Research Quality is an analysis of academic publications in the biomedical journals using the bibliometric and scientometric tools and analytics for the research impact and development of the scientific research and policy. Analysis of academic publication helps to understand the academic and scientific development, influence, and research impact of scholars’ research. Analysis of biomedical scholarly publication leads to the enhancement of the research in healthcare and reduction of the adverse effects of the environment and environmental changes that impact human health.
Research productivity, collaboration, research topics, citation impact and other metrics are included in research quality analysis to assess and communicate the value of the academic publication in biomedical research.
Research Quality Initiative provides an analysis of the research publication using scientometric methodology to determine the research, policy, and health impacts of research publications to WRNMMC researchers. To request the Research Quality Analysis, please submit the request for Research Quality Analysis. If you have questions about the research quality analysis and conduction of the research quality analysis of academic publications, contact Dr. Tmanova.
Citation Analysis Research:
Tmanova, L., & Sheehy, H. (2013). The effect of Internet acces on usage for government information in scholarly scientific publication: Preliminary findings. Paper presented at the The Mid-Atlantic Chapter Annual Meeting of the Medical Library Association (MAC-MLA), Pittsburgh, PA.
Purpose: The study’s objective is to determine frequency and pattern of use of government information in core journals in the area of medicine and health sciences using citation analysis.
Methodology: The New England Journal of Medicine, The Journal of the American Medical Association, Annals of Internal Medicine, American Journal of Nursing, and American Journal of Clinical Nutrition American from the years 1995-2010 were examined. Government documents were identified and analyzed as to provenance from federal, state, local, international (intergovernmental), and foreign national government agencies as well as specifically from the CDC and World Health Organization. Citation analysis was used to assess the impact of web-based electronic resources on the frequency of citation of government information.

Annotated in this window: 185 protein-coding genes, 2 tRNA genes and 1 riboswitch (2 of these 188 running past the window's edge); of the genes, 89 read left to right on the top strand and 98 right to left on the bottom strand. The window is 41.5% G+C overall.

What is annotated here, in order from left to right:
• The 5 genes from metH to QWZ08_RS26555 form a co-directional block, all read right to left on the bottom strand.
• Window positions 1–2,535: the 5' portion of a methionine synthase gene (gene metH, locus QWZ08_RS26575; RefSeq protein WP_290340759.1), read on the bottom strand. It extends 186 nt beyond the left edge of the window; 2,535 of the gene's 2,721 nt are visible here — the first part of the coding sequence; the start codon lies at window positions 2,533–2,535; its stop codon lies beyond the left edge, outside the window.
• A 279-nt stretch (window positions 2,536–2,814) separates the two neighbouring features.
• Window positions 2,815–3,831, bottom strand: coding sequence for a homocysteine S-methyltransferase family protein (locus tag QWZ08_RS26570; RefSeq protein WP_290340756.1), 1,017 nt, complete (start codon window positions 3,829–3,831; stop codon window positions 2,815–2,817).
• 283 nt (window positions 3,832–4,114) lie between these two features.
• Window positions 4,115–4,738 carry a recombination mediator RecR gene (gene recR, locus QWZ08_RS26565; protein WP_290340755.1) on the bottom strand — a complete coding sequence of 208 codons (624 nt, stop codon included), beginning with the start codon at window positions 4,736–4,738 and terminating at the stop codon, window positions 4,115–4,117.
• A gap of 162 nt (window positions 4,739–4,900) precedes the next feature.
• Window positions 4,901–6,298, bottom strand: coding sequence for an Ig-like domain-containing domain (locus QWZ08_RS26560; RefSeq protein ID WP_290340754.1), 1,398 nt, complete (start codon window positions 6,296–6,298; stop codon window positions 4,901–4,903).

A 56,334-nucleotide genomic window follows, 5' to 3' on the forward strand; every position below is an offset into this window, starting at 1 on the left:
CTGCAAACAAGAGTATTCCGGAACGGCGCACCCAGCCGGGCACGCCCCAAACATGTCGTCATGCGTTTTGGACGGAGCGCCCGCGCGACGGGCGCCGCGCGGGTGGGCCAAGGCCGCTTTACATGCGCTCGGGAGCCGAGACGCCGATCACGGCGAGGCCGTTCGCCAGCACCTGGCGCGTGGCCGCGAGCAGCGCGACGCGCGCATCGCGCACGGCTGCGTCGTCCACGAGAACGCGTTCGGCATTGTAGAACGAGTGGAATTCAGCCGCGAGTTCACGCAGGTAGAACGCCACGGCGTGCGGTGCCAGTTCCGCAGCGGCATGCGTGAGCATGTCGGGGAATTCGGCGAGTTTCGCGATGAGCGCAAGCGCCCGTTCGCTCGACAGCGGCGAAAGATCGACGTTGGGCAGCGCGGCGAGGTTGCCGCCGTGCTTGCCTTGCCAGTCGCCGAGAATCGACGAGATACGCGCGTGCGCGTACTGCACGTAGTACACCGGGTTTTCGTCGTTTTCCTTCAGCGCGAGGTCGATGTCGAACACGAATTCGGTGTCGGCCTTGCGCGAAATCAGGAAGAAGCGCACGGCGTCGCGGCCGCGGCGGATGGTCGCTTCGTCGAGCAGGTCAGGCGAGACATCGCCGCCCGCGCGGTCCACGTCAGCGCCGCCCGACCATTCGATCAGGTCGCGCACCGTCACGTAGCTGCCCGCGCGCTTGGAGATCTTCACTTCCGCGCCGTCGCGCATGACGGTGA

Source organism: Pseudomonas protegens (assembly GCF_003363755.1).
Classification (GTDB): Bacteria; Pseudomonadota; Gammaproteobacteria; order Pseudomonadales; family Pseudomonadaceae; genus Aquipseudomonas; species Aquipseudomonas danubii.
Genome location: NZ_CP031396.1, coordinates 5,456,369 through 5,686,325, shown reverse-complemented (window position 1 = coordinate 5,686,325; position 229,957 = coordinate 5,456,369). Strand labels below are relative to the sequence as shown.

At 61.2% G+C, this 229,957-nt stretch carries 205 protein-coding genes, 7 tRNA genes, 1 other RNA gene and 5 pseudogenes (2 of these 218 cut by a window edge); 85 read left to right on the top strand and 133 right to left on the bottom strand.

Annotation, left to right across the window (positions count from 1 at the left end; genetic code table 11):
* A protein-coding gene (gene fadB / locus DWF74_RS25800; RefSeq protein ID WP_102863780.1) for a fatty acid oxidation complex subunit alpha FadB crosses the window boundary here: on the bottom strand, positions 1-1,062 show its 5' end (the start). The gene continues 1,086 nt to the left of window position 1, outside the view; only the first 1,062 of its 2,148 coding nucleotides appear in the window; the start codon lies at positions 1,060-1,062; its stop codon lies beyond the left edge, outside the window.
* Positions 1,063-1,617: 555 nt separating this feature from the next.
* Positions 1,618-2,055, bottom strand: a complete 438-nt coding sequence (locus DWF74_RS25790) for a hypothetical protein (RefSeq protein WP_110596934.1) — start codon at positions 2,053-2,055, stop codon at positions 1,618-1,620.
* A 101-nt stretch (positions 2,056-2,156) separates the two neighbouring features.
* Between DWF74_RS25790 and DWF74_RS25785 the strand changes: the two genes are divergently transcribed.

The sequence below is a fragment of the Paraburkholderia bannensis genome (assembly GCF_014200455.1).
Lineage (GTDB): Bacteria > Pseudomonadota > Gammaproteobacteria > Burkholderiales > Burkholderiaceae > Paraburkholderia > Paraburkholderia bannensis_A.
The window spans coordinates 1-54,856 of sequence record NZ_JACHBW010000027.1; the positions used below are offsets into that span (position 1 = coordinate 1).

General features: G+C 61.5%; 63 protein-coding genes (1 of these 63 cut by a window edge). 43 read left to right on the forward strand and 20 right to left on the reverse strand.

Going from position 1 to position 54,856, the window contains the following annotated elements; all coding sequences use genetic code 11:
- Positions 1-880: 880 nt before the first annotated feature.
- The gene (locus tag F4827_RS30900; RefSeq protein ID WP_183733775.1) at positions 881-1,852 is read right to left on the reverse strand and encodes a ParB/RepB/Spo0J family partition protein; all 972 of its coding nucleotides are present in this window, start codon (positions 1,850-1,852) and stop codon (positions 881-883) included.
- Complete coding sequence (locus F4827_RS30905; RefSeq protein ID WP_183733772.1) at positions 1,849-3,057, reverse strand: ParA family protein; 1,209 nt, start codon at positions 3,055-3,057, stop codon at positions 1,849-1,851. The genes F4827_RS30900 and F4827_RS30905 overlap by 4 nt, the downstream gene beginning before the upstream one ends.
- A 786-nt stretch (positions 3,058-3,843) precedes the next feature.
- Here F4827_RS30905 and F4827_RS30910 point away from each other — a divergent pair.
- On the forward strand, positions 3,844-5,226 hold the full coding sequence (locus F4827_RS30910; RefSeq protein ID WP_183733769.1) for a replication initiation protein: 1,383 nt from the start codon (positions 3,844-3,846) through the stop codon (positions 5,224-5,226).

Results: Citations of federal and international government information across all journals showed an increase. The American Journal of Clinical Nutrition, American Journal of Medicine, and New England Journal of Medicine showed the highest citation rates for materials from the federal government generally. The most frequently cited materials were from the Center for Disease Control and World Health Organization.
Conclusion: Electronic access to library resources clearly facilitates scholarly research. Preliminary results of this study indicate that online access to federal and international government information increases its citation in journals literature. State, local and foreign national government information showed little change and reasons for this remain to be explored.
Journal Impact Factor and Journal Rank
Abrizah, A., Erfanmanesh, M., Rohani, V. A., Thelwall, M., Levitt, J. M., & Didegah, F. (2014). Sixty-four years of informetrics research: Productivity, impact and collaboration. Scientometrics, 101(1), 569-585.
Jarwal, S. D., Brion, A. M., & King, M. L. (2009). Measuring research quality using the journal impact factor, citations and ‘Ranked Journals’: blunt instruments or inspired metrics?Journal of Higher Education Policy and Management, 31(4), 289-300.
Mingers, J., & Leydesdorff, L. (2015). A review of theory and practice in scientometrics. European journal of operational research, 246(1), 1-19.
Moed, H. F., & Halevi, G. (2015). Multidimensional assessment of scholarly research impact. Journal of the Association for Information Science and Technology, 66(10), 1988-2002.
Priem, J., Taraborelli, D., Groth, P., & Neylon, C. (2010). Altmetrics: A manifesto, 26 October 2010. http://altmerics.org/manifesto
Seglen, P. O. (1997). Why the impact factor of journals should not be used for evaluating research. British Medical Journal, 314(7079), 497.
Van Leeuwen, T. N., Visser, M. S., Moed, H. F., Nederhof, T. J., & Van Raan, A. F. (2003). The Holy Grail of science policy: Exploring and combining bibliometric tools in search of scientific excellence. Scientometrics, 57(2), 257-280.
Van Raan, A. F. (2005). Fatal attraction: Conceptual and methodological problems in the ranking of universities by bibliometric methods. Scientometrics, 62(1), 133-143.
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